Opportunities are calling

Focus, Normal

The National,Friday August 14th, 2015

 Gas development in Papua New Guinea could take several export or domestic focused directions. 

Expansion   of   PNG   LNG   would   benefit   from   being   able   to   utilise   existing infrastructure.

Greenfield development at the Gulf Hub could enable aggregation of gas from several permits.

Supply of gas to the domestic market could leverage a strong location advantage. 

Brownfield LNG development is likely to be the most economically attractive to project  developers due to cost reductions from infrastructure sharing, but greenfield and domestic options are probably more politically attractive.

With regard to greenfield dev­elopment,the PNG Government may be attracted by the risk diversification associated with a second LNG project rather than a larger single project through expansion of PNG LNG.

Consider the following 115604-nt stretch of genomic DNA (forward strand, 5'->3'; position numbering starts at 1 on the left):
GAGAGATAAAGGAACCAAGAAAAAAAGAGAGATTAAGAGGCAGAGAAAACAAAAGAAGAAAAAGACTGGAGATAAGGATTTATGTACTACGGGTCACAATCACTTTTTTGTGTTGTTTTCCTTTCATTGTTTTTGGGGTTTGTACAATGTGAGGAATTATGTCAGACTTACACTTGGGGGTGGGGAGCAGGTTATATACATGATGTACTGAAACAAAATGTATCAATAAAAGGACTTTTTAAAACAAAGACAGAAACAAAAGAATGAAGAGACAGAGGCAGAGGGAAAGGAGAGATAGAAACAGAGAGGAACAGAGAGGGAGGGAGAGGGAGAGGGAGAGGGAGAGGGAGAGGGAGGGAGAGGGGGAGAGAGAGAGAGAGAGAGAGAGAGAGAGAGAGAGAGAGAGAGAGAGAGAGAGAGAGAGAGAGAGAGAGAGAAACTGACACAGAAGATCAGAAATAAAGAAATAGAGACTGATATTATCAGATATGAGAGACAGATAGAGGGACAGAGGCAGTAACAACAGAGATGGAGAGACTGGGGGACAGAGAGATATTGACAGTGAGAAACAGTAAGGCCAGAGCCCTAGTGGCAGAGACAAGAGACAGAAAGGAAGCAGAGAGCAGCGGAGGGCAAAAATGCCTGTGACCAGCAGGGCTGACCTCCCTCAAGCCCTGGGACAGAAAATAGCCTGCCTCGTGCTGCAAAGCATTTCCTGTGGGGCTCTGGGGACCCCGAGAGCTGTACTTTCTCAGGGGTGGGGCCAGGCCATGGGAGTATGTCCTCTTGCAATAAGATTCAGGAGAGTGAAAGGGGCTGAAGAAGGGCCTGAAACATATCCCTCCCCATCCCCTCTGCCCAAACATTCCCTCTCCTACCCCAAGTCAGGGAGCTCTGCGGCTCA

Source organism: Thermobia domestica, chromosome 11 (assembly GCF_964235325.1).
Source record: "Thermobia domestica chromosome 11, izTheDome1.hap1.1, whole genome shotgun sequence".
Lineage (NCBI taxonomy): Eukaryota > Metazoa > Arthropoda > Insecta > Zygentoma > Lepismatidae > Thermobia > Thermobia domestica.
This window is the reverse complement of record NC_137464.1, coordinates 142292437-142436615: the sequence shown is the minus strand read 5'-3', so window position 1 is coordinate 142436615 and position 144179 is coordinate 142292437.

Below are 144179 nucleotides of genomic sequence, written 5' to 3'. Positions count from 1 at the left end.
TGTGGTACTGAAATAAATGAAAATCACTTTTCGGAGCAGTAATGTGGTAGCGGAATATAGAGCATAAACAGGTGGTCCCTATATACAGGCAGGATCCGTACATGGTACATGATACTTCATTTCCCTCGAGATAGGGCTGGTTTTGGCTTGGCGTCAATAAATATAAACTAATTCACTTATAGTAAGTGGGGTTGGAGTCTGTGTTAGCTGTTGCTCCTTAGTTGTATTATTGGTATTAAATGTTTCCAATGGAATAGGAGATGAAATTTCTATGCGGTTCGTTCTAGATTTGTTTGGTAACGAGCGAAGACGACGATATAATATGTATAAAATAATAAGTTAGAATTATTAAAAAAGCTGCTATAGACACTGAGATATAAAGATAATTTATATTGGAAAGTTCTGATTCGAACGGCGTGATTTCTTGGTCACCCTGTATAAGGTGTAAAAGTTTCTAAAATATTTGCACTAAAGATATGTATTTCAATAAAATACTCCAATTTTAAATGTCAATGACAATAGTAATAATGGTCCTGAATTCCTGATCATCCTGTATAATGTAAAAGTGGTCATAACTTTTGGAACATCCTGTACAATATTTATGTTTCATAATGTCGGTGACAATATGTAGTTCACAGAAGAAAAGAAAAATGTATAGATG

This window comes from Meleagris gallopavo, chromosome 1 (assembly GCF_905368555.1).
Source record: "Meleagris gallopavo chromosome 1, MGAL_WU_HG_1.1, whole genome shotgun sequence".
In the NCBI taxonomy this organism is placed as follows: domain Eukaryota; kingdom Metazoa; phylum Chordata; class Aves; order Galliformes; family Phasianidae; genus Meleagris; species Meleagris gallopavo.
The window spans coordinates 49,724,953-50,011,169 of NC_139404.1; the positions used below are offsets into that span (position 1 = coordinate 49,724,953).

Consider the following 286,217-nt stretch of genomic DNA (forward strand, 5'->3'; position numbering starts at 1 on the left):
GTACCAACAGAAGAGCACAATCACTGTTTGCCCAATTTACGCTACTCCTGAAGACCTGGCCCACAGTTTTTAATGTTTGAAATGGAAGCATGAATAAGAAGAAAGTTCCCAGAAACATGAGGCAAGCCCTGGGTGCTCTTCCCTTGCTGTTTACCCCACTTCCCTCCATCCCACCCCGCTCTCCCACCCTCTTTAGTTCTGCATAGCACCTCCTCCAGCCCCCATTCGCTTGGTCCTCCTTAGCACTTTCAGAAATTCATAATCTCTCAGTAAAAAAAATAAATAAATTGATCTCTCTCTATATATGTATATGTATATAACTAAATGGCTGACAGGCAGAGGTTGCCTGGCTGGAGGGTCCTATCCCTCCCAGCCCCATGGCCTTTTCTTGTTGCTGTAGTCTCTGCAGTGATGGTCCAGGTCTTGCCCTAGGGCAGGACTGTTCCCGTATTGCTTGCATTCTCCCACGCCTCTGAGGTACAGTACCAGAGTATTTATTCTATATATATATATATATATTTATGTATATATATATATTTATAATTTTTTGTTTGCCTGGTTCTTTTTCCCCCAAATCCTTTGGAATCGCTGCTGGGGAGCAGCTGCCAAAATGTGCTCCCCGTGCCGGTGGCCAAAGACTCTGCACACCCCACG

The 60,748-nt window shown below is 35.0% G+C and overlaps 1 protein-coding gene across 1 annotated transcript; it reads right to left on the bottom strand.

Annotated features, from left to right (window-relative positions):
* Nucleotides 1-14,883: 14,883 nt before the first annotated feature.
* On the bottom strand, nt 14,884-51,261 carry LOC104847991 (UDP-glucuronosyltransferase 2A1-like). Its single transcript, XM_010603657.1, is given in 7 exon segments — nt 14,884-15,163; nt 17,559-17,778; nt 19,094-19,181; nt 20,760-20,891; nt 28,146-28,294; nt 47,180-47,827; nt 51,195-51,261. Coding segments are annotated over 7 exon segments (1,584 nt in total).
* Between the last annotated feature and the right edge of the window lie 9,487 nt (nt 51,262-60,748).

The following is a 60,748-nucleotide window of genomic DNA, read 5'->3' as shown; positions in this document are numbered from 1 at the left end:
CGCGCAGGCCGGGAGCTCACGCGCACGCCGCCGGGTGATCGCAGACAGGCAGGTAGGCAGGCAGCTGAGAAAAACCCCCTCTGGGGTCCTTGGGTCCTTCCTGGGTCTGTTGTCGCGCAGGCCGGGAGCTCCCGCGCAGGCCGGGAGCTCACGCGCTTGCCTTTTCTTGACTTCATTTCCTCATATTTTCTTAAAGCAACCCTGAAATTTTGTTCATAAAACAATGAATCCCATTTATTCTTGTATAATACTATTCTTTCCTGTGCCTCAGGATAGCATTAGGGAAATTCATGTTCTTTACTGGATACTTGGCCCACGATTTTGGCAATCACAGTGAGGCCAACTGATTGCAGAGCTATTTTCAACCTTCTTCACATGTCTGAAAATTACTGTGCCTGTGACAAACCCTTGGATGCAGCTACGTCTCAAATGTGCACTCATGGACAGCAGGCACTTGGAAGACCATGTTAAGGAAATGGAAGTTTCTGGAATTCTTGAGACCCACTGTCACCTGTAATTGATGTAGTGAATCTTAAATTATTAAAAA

Similarly, having two world-class LNG operators would enhance PNG’s international reputation.

Domestic developments are likely to be attractive to the Government.  

While LNG developments enable a larger scale, most of the economic benefit that accrues is in the form of increased government revenue rather than regional and national development. 

The minimal amount of taxation revenue derived from the PNG LNG project has been a disappointment that certain government agencies may not want to repeat. 

By contrast, development focused on delivering electricity and gas to domestic users or utilisation of gas for applications like fertiliser production has greater political appeal.  

Not only does it provide value adding,environmental and efficiency “dividends,” it  offers  significant  employment opportunities to the broader PNG economy rather than the localised benefits that occurred with PNG LNG and other resource developments.